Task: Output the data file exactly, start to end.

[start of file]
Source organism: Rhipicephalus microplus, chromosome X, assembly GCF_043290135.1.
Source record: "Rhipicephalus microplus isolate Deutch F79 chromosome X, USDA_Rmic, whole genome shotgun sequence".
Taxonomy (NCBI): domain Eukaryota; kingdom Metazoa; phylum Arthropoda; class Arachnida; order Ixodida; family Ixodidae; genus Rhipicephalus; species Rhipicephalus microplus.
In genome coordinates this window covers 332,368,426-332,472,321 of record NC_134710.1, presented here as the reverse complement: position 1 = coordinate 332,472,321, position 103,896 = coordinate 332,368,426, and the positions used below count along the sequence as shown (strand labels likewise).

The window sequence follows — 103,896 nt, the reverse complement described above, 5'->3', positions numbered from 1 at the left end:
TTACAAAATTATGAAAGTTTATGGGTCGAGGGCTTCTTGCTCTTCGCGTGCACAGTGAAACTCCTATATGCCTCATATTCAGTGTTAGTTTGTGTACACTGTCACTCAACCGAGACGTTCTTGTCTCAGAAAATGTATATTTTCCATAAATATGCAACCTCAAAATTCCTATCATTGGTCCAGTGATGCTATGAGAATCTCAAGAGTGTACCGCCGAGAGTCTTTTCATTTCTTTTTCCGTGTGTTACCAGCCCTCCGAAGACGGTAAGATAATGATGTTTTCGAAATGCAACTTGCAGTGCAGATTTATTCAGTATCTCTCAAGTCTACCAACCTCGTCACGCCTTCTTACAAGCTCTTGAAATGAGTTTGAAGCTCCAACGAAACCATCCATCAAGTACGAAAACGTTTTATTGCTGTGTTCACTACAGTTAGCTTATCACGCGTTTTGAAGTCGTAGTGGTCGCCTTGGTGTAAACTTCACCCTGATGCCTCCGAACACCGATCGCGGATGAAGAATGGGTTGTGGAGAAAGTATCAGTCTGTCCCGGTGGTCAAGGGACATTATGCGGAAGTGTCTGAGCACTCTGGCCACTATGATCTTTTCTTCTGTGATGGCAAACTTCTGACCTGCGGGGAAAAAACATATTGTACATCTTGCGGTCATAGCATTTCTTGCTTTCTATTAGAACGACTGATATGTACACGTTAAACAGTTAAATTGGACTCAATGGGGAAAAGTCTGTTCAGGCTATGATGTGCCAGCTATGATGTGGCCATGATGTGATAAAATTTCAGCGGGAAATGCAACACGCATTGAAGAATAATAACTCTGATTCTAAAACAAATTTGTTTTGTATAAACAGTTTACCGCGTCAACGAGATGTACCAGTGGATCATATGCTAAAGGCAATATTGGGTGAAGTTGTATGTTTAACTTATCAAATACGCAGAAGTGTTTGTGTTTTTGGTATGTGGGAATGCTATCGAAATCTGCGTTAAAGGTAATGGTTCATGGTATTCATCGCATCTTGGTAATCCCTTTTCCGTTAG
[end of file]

Source organism: Rhipicephalus microplus, chromosome X, assembly GCF_043290135.1.
Source record: "Rhipicephalus microplus isolate Deutch F79 chromosome X, USDA_Rmic, whole genome shotgun sequence".
Taxonomy (NCBI): domain Eukaryota; kingdom Metazoa; phylum Arthropoda; class Arachnida; order Ixodida; family Ixodidae; genus Rhipicephalus; species Rhipicephalus microplus.
In genome coordinates this window covers 332,368,426-332,472,321 of record NC_134710.1, presented here as the reverse complement: position 1 = coordinate 332,472,321, position 103,896 = coordinate 332,368,426, and the positions used below count along the sequence as shown (strand labels likewise).

The window sequence follows — 103,896 nt, the reverse complement described above, 5'->3', positions numbered from 1 at the left end:
TTACAAAATTATGAAAGTTTATGGGTCGAGGGCTTCTTGCTCTTCGCGTGCACAGTGAAACTCCTATATGCCTCATATTCAGTGTTAGTTTGTGTACACTGTCACTCAACCGAGACGTTCTTGTCTCAGAAAATGTATATTTTCCATAAATATGCAACCTCAAAATTCCTATCATTGGTCCAGTGATGCTATGAGAATCTCAAGAGTGTACCGCCGAGAGTCTTTTCATTTCTTTTTCCGTGTGTTACCAGCCCTCCGAAGACGGTAAGATAATGATGTTTTCGAAATGCAACTTGCAGTGCAGATTTATTCAGTATCTCTCAAGTCTACCAACCTCGTCACGCCTTCTTACAAGCTCTTGAAATGAGTTTGAAGCTCCAACGAAACCATCCATCAAGTACGAAAACGTTTTATTGCTGTGTTCACTACAGTTAGCTTATCACGCGTTTTGAAGTCGTAGTGGTCGCCTTGGTGTAAACTTCACCCTGATGCCTCCGAACACCGATCGCGGATGAAGAATGGGTTGTGGAGAAAGTATCAGTCTGTCCCGGTGGTCAAGGGACATTATGCGGAAGTGTCTGAGCACTCTGGCCACTATGATCTTTTCTTCTGTGATGGCAAACTTCTGACCTGCGGGGAAAAAACATATTGTACATCTTGCGGTCATAGCATTTCTTGCTTTCTATTAGAACGACTGATATGTACACGTTAAACAGTTAAATTGGACTCAATGGGGAAAAGTCTGTTCAGGCTATGATGTGCCAGCTATGATGTGGCCATGATGTGATAAAATTTCAGCGGGAAATGCAACACGCATTGAAGAATAATAACTCTGATTCTAAAACAAATTTGTTTTGTATAAACAGTTTACCGCGTCAACGAGATGTACCAGTGGATCATATGCTAAAGGCAATATTGGGTGAAGTTGTATGTTTAACTTATCAAATACGCAGAAGTGTTTGTGTTTTTGGTATGTGGGAATGCTATCGAAATCTGCGTTAAAGGTAATGGTTCATGGTATTCATCGCATCTTGGTAATCCCTTTTCCGTTAG